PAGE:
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29th Feb 2024

'7,200 fossil-fuel lobby passes' at 20 years of UN climate summits

  • Patrick Pouyanné, CEO of TotalEnergies, attended last year's climate talks as part of a German NGO delegation. And former BP CEO Bernard Looney did so as part of the Mauritanian delegation (Photo: Unsplash)
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Fossil-fuel lobbyists have attended UN climate talks at least 7,200 times over the past two decades to water down efforts to tackle climate change, according to a new analysis by the Kick Big Polluters Out coalition, a global network of more than 450 organisations.

The analysis, published on Tuesday (20 November), comes ahead of the next COP28 in Dubai (30 November) and after years of controversy over industry interference in the talks.

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Just last year, Coca-Cola, one of the world's biggest plastic polluters, sponsored the negotiations. And it was not alone.

Eighteen of the 20 sponsors of COP27 were linked to the fossil-fuel industry, according to research by the Brussels-based Corporate Europe Observatory.

And controversy already surrounds the upcoming COP28, which will be chaired by Sultan Al Jaber, CEO of the Abu Dhabi National Oil Company (ADNOC), one of the top 15 companies responsible for carbon emissions, according to the US-based Climate Accountability Institute.

"The COP must be freed from polluting companies, or the COP becomes partly responsible for global collapse," Pablo Fajardo, from the Union of Affected Communities by Texaco/Chevron, said.

Since 2003, the UN Framework Convention on Climate Change (UNFCC) has granted at least 7,200 passes to trade associations and delegates from the world's biggest-polluting oil and gas companies, the analysis shows.

The majority of these passes (6,581) were given to representatives of trade associations including the world's biggest fossil-fuel polluters, and 945 of these went to disclosed employees of companies such as the 'Big 5' oil giants — ExxonMobil, Chevron, Shell, BP, and TotalEnergies.

One trade organisation, the International Emissions Trading Association (IETA) — a "purely business group" founded in 1999 according to their website — has itself received almost 2,800 passes to climate talks since COP9 in 2003.

"When you have industry's emission trading attack dog (IETA) sending more lobbyists since 2003 than scores of Global South countries combined, is it any wonder negotiations have wasted time we don't have prioritising dangerous distractions and false solutions like carbon markets?" Pat Bohland from Women and Gender Constituency (WGC) complained.

Indeed, carbon capture will be one of the hot topics at the UN-led climate talks in Dubai. The technology is being touted by oil and gas lobbyists as a solution to the climate crisis, while NGOs such as Global Witness point out that more than 80 percent of proposed projects worldwide have failed.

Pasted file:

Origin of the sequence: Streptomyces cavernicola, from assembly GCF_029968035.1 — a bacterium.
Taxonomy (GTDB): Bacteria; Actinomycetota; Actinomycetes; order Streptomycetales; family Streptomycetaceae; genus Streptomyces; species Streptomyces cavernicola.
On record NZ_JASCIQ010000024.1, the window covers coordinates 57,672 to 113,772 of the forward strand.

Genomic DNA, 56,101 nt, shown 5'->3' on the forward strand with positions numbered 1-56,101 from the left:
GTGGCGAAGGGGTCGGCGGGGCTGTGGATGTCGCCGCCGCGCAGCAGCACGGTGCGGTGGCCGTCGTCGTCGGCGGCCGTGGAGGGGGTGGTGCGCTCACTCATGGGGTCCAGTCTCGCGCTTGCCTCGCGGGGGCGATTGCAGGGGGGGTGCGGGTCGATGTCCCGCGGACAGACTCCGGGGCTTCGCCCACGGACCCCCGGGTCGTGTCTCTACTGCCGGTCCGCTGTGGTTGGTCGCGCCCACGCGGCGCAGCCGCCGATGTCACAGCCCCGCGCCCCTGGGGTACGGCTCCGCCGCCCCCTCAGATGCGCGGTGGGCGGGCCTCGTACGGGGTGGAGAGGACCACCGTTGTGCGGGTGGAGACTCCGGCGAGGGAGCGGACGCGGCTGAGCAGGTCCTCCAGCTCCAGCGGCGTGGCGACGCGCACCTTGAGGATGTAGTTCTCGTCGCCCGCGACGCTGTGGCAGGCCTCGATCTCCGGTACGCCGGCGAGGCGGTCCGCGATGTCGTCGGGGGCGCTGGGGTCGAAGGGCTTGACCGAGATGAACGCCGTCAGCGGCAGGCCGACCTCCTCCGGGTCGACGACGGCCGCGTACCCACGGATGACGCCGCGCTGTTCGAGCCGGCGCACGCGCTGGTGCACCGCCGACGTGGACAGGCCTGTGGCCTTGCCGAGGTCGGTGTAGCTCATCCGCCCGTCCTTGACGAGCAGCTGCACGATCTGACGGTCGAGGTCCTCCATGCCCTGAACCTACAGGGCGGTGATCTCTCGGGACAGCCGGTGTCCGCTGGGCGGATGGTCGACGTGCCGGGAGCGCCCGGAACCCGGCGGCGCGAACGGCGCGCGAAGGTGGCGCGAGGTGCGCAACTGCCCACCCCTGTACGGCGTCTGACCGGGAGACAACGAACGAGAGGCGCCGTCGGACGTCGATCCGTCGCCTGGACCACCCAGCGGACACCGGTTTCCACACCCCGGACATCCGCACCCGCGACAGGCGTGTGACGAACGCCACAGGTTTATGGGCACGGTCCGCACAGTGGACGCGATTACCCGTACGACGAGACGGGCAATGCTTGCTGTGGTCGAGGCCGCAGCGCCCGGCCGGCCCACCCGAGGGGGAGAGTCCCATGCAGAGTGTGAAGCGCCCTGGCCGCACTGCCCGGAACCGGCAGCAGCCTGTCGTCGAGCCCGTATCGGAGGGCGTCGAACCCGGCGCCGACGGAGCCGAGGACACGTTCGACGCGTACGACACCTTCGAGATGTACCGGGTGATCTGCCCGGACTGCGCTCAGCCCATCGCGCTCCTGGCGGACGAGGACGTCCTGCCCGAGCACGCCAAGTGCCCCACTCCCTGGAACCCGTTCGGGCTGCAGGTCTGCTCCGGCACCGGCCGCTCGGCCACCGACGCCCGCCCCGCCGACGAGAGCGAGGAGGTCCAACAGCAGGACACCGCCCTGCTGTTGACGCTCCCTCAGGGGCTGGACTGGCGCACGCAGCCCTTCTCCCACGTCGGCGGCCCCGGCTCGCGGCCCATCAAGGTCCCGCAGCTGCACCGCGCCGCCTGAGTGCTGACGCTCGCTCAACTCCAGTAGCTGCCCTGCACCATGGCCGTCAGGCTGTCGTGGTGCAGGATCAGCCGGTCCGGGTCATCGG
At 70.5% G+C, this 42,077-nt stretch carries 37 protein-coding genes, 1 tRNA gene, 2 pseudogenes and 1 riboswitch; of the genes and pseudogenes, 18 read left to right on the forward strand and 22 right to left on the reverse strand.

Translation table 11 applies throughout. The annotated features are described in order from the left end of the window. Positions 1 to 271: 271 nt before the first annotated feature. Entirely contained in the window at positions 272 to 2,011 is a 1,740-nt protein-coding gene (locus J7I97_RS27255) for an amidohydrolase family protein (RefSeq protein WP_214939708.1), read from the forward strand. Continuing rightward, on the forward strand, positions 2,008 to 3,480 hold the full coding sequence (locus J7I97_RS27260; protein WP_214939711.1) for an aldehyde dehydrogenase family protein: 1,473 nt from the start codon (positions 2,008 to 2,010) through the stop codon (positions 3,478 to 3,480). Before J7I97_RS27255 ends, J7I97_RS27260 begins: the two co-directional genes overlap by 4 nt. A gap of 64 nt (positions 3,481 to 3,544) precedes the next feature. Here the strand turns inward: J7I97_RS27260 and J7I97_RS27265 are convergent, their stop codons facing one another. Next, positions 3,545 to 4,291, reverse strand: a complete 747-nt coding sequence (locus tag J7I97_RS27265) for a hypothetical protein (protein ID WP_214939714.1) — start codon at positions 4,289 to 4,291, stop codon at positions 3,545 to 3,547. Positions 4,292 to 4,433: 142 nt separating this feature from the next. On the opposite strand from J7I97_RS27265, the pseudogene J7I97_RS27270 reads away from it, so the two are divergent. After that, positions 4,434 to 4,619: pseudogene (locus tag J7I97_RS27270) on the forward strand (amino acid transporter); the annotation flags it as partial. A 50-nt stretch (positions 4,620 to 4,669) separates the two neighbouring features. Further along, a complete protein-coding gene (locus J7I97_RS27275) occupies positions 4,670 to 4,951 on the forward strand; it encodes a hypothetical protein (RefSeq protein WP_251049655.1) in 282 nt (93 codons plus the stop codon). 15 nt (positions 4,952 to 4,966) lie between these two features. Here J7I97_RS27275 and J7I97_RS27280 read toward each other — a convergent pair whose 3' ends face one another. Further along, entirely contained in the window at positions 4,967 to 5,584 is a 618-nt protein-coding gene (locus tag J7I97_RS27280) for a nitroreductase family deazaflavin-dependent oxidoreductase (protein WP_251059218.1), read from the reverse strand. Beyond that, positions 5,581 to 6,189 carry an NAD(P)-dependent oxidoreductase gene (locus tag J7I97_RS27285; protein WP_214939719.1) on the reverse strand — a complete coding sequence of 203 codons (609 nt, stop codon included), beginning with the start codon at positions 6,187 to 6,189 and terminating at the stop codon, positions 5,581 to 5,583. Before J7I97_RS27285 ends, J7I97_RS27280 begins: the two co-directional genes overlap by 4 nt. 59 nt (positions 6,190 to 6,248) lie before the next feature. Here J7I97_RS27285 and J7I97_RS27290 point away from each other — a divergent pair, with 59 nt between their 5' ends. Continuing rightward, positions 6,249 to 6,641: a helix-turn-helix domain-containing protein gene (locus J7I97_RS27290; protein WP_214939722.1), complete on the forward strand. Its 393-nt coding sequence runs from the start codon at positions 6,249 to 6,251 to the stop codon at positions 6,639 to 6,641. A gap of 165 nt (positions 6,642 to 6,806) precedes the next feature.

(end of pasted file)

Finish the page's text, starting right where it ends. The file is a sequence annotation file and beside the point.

Over the past 20 years, Shell has been the company that has sent the most staff members to UN-led talks, with around 115 passes issued by the UNFCCC, according to the research.

Just last year, Shell declared an EU lobbying budget of €4m, followed by Exxon's €3.5m, making it one of the top 10 spending companies in 2022.

In addition, all the top 20 business groups at the climate talks are headquartered in the Global North, undermining the influence of those in the Global South who have least contributed to the climate crisis.

Under the radar

COP delegates have to be hosted by an official delegation from a government or accredited organisation, but until now not all of them declare their affiliation, thus slipping under the UNFCC radar.

Last year, for example, Patrick Pouyanné, CEO of TotalEnergies, attended the climate talks as part of a German NGO delegation. And former BP CEO Bernard Looney did so as part of the Mauritanian delegation.

"The UN has no conflict-of-interest rules for COPs," said George Carew-Jones, from the YOUNGO youth consistency at the UNFCC.

"This unbelievable fact has allowed fossil-fuel lobbyists to undermine talks for years, weakening the process that we are all relying on to secure our futures," Carew-Jones added.

The conflict of interest policies and accountability mechanisms are still not strong enough to ensure that these groups do not obstruct efforts to avert total climate collapse, the coalition believes.

Last June, the UNFCC took a step in the direction of tightening these rules by mandating COP attendees to disclose their affiliation prior to their participation. A step welcomed by the civil society organisations, but one that needs to be followed by many others, they said.

"Addressing the undue influence of the fossil fuel industry and other 'Big Polluters' must begin, not end, with this step forward," Tasneem Essop, executive director at Climate Action Network International said in June 2023.

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